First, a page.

ECMWF has extended its weather observation monitoring system to ocean observations and has begun to publish the results on its website.
Observation monitoring provides vital information on the availability and quality of weather observations from satellites, weather stations, aircraft and other sources.
ECMWF has extended it to cover not just the ocean but also the land surface in order to support coupled data assimilation developments.
This is in line with the Centre’s recently adopted 10-year Strategy, which calls for all relevant Earth system interactions to be taken into account to achieve ECMWF’s long-term goals.
The routine monitoring of observations is a key element in diagnosing data assimilation systems.
It serves to optimise the use made of observations and ultimately to improve the initial conditions on which forecasts are based.
Monitoring results also provide data providers with important information as they highlight problematic observations and offer valuable guidance for the design of future observing systems.
Finally, sharing monitoring results is very useful for numerical weather prediction centres as a way of comparing statistics and identifying weaknesses in each system.
This observation monitoring map shows the mean potential temperature (in °C) of the first 5 metres of the ocean as measured by Argo floats over the period 1 February 2017 to 27 March 2017.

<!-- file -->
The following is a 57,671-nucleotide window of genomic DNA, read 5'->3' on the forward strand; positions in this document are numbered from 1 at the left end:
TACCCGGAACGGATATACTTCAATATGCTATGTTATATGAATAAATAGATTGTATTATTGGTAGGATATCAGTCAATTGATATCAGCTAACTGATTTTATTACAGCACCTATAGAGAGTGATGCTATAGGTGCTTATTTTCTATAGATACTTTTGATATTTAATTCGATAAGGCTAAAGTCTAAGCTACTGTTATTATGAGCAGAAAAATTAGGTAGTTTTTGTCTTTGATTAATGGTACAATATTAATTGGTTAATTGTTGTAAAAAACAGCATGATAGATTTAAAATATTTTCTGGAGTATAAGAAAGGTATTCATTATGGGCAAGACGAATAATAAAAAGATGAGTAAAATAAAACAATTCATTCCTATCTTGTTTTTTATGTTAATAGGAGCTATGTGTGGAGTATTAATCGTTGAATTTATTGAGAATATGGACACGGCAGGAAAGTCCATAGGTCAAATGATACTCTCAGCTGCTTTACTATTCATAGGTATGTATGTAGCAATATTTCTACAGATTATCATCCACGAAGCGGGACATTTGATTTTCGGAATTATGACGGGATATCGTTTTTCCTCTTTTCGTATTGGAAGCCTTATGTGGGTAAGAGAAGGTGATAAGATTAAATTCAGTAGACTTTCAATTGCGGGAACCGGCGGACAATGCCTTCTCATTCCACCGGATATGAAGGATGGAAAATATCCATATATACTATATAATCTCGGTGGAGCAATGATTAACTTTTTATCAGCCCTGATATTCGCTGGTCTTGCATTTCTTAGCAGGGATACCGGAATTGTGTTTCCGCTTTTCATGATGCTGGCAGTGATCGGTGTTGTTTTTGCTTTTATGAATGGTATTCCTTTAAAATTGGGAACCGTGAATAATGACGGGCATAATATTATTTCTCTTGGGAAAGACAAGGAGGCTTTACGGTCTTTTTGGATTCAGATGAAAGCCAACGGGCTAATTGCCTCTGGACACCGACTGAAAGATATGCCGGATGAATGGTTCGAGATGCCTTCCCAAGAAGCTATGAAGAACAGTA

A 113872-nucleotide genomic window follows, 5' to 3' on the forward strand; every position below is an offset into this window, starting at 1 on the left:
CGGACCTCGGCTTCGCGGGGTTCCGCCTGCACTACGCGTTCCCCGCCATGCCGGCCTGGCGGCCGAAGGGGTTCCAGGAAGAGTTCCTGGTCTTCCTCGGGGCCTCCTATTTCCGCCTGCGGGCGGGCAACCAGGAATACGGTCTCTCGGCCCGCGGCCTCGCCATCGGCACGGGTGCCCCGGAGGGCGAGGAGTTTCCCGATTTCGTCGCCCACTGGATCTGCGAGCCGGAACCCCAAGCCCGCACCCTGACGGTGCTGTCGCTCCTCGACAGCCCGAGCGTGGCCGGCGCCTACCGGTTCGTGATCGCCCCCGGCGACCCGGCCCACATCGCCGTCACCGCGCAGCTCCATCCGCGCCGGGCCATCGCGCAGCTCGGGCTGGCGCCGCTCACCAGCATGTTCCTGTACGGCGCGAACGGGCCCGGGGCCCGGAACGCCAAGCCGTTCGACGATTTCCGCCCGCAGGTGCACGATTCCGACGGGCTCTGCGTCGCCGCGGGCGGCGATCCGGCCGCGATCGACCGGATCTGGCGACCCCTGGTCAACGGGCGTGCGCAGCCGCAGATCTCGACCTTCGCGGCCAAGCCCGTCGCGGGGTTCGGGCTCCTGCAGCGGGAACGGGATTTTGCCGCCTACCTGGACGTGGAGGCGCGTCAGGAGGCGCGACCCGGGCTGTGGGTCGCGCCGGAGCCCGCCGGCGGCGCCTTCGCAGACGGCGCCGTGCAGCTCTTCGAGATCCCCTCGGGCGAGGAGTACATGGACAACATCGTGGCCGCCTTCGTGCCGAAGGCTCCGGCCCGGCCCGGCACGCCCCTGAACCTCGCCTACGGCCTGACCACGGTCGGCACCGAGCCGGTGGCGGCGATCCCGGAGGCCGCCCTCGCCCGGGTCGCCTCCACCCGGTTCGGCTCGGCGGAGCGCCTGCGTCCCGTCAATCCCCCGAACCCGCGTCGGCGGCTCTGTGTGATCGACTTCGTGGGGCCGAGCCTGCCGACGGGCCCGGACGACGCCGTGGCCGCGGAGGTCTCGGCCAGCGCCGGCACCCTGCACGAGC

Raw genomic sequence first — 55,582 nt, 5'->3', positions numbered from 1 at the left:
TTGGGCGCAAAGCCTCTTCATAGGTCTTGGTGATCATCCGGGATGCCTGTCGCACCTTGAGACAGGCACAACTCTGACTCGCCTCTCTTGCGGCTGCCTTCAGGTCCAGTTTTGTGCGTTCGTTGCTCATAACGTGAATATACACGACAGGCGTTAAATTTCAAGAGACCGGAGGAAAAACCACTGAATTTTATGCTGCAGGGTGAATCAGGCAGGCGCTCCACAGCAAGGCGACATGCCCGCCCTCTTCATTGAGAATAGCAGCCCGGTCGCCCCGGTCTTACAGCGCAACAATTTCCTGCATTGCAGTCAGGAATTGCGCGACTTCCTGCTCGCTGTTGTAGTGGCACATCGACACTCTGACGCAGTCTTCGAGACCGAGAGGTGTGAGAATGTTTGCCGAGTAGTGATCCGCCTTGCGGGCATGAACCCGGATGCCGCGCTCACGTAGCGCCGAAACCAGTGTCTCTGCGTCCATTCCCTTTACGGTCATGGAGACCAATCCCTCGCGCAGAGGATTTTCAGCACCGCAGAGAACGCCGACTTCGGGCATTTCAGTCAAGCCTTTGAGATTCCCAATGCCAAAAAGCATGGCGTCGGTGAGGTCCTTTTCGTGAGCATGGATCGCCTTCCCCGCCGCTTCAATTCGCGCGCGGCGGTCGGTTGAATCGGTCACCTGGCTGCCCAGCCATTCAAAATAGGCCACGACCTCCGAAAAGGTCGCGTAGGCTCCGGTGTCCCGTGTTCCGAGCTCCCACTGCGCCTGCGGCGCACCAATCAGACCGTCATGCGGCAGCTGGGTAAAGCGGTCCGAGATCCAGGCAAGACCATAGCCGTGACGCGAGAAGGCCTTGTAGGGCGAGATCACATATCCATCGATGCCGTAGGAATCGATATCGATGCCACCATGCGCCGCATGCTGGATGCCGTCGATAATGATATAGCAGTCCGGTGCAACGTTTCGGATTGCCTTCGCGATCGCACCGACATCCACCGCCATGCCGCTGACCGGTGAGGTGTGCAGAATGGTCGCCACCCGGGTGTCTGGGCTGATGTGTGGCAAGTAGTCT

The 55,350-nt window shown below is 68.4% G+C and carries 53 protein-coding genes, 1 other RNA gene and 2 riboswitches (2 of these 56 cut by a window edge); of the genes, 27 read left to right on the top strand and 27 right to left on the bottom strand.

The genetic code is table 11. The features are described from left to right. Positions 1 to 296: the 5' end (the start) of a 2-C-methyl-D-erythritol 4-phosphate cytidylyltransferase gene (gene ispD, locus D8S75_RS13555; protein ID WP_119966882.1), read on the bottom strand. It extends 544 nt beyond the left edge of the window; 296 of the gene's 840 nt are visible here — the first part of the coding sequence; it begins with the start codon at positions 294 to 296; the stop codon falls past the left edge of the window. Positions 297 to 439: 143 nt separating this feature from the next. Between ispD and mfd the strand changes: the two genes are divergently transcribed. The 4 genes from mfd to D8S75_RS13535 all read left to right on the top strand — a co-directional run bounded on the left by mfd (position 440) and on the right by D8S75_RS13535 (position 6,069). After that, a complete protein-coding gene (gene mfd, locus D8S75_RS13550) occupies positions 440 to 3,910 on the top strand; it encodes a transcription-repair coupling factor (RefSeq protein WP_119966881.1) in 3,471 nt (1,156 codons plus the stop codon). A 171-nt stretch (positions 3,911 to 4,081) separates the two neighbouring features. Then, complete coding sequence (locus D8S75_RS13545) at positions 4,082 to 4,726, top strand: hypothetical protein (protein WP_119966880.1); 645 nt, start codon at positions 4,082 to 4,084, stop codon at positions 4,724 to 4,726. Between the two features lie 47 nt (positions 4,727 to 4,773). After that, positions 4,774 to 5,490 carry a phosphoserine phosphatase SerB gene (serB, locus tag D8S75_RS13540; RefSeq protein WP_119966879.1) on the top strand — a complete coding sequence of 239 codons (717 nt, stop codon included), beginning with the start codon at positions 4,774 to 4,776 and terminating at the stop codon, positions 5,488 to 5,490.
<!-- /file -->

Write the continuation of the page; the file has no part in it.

ECMWF now monitors all observations processed by the atmospheric, land surface and ocean data assimilation systems. A comprehensive set of statistics is publicly available from our observing system monitoring web page.
The following ocean observations are monitored:
- Profiles of potential temperature from the Argo fleet, moored buoys, CTD devices and XBT thermographs
- Profiles of salinity from the Argo fleet, moored buoys and CTD devices
- Sea-level anomaly provided by altimeters. Currently observations are provided by Cryosat, Jason 2, Jason 3 and Saral/Altika
- Sea-ice concentration from the UK Met Office's OSTIA product.
Monitoring statistics include a range of quantities indicative of the availability and quality of observations and of the magnitude of adjustments applied by the data assimilation system. Statistics are presented in various formats allowing the exploration of observations from different perspectives (for example time, depth, area).
Thousands of Argo floats provide a high-density observation network across the globe for ocean parameters to a depth of 2,000 metres. When they surface, their measurements are beamed to a satellite, from where they are transmitted to ground stations. The Argo array is part of the Global Climate Observing System/Global Ocean Observing System GCOS /GOOS. (Graphic: Mathieu Belbéoch)
Top image: An Argo float is deployed into the ocean. (Photo: CSIRO)